swathe of social scientists will join 90,000 employees who all must find
new jobs in a company which has elected to reinvent itself.
Under such circumstances, the challenge is to manage a dichotomy. On the
one hand, the current business must continue to thrive in order to fuel
the reinvestment programme in new growth areas. But on the other hand, the
prevailing culture, the unwritten rules of how business gets done, must
not preclude an emerging culture which values a new way of doing business.
The challenge is to promote both, and not one at the expense of the other.
The corporate call to “be innovative?is not enough. After suffering from
a failure to innovate in the 1990s, P&G, as exemplified by the diapers
example, pursued a corporate programme around innovation. Programs were
undertaken in the name of innovation. ‘Multi-functional participation was
heralded? but cross-functional coordination was lacking. By 2000, the
programme had exposed P&G to confusion around priorities, and spiraling
costs. The stock price fell, and management was replaced.
Building a Culture of Innovation
The business environment is littered with stories of successful and
unsuccessful innovation. Nokia reinvented itself from a boot-maker to the
world’s leading manufacturer of mobile phones. After failing to
successfully sell its mobile arm to Ericsson in 1992, Jorma Ollila pursued
his belief that markets would respond more favourably to fashion-forward
devices than to technically advanced ones. Nokia’s mobile arm aligned
itself around this view, and pursued its development programs accordingly.
Nokia channeled its R&D investments more feverishly into design innovation
(and associated technical requirements, such as battery size and antenna
location) than into performance innovation (and the associated technical
requirements, such as signal strength and chip speeds). Organisational.
alignment around a new vision of the future is central to creating a
culture of innovation.
All too often, the hallmark examples the new vision of the future are
associated with smaller, entrepreneurial companies. The challenge is to
foster the same sort of spirit within substantially larger organisations.
Leadership and innovation are integrally related. In this case, leadership
does not refer to the formal management structure within the context of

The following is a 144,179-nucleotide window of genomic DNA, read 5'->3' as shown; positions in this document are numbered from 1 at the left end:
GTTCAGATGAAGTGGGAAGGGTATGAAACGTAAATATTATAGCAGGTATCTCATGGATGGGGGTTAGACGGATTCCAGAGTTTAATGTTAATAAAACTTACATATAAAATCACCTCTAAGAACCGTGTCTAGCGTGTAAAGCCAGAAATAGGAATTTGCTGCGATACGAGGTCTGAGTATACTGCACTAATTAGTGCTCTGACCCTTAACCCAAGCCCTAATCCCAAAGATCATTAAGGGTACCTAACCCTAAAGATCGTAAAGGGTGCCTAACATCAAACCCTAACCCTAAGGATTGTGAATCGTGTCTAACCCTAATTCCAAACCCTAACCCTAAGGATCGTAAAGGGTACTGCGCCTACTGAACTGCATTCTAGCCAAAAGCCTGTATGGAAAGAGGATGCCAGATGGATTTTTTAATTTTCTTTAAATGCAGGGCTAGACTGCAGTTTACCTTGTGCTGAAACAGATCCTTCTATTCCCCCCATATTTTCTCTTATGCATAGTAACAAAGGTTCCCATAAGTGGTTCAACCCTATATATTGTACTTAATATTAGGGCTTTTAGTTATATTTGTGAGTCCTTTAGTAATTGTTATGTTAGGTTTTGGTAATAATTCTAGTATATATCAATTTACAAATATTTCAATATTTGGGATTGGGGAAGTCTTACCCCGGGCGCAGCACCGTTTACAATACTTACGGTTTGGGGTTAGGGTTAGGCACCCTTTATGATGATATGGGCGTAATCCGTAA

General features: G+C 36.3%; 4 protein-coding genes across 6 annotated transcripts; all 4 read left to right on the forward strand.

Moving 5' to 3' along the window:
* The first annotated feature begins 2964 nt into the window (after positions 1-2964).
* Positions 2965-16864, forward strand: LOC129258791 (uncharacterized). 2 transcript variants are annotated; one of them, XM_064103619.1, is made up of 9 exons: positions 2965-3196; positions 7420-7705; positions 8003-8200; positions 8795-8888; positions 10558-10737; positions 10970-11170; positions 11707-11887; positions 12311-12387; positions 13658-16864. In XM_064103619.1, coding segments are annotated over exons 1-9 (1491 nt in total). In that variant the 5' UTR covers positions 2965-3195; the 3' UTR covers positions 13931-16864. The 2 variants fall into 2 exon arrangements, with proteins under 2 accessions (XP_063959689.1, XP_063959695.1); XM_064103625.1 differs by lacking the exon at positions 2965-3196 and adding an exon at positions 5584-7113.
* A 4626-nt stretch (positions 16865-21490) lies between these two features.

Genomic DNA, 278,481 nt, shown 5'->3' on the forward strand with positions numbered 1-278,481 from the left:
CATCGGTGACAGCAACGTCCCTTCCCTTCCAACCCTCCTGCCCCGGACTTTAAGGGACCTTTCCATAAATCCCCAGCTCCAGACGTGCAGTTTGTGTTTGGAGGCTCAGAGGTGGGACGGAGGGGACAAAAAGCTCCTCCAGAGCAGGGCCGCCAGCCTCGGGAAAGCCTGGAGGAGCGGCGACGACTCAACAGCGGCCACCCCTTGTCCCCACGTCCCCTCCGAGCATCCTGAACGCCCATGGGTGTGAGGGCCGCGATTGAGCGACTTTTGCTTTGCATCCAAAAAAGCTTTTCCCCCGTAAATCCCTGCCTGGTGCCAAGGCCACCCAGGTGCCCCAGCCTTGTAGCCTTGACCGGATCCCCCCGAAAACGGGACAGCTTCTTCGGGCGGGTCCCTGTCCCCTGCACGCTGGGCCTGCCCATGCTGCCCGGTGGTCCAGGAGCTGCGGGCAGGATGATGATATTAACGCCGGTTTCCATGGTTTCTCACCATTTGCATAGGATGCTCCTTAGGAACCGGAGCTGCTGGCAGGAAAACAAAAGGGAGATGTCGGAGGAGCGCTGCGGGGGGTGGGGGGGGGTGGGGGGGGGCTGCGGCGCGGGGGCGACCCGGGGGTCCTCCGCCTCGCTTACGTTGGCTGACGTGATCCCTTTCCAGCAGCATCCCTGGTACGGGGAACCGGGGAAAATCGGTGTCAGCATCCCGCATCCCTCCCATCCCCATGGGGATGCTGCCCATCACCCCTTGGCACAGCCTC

the firm. Senior management is instrumental to innovation. But innovation
requires leadership from across the organisation. Any call for innovation
must be met by a willingness of individuals within the business to depart
from their respective zones of safety, and venture into an environment of
uncertainty and risk. Typically, the individual within the firm ascribes
the failure of a firm to innovate to structural barriers inherent in the
firm. All too often, however, the individual is complicit in failure to
innovate, lacking in the courage to intervene in the organisation when
opportunities exist to contribute new ideas, or improve processes. The
individual perpetuates the norm, for fear of failure.
Organisations that aspire to innovation must support the individual, and
foster an environment that rewards a willingness to step into new, less
comfortable territory. Management must provide a clear mandate for
innovation, and back it up with the systems required to demonstrate that
the mandate is indeed genuine. Such systems include processes by which to
share, promote, and nurture ideas. Metrics systems must assess the success
of internal innovation initiatives. Decision-making protocols must be put
in place to allocate resources effectively to new business opportunities.
And personnel evaluation mechanisms must examine not only contributions to
business .productivity, but also to business development.
It is not the responsibility of the management of the organisation to make
innovation happen. Management must provide a vision, and promote an
environment that is conducive to innovation. Then individuals within the
business must contribute the ideas that fulfill the vision, and bring it
to life. To be successful, the individual must act as a leader, reaching
inside himself or herself to find the courage necessary to put oneself at
risk for his or her ideas.
Innovation as a Mechanism for Change
Innovation cannot be managed in the organisation as a special project.
Rather, it is a model for working across the business, and with oneself.
It is a part of the very fabric of the organisation. As such, a programme
around innovation in the organisation is tantamount to a programme of
Such a programme is not so much about the mandate from on high, though one
is necessary. It is about enabling people in the organisation. Change will
only occur when individuals operate in an uninhibited fashion, putting the
interests of the firm before interests in self preservation.
The venue of leadership changes in such a model. Structural leadership,
while important, is supplemented with distributed leadership, as
individuals take on meaningful accountability for the developing and
nurturing new ideas. This accountability will require them to depart from
conventional reporting structures and networking models, and expand into a
broader set of interrelationships within the enterprise, and beyond.
Individuals will consider their role within the enterprise quite
differently, and a culture of collaboration and innovation will prosper.
Such retooling results in an organisational transformation. This
transformation, in turn, will deliver an innovation premium ?a premium
that will be enjoyed in financial markets, in labour markets, with
customers, and with strategic, partners.
Courtesy: Monitor Group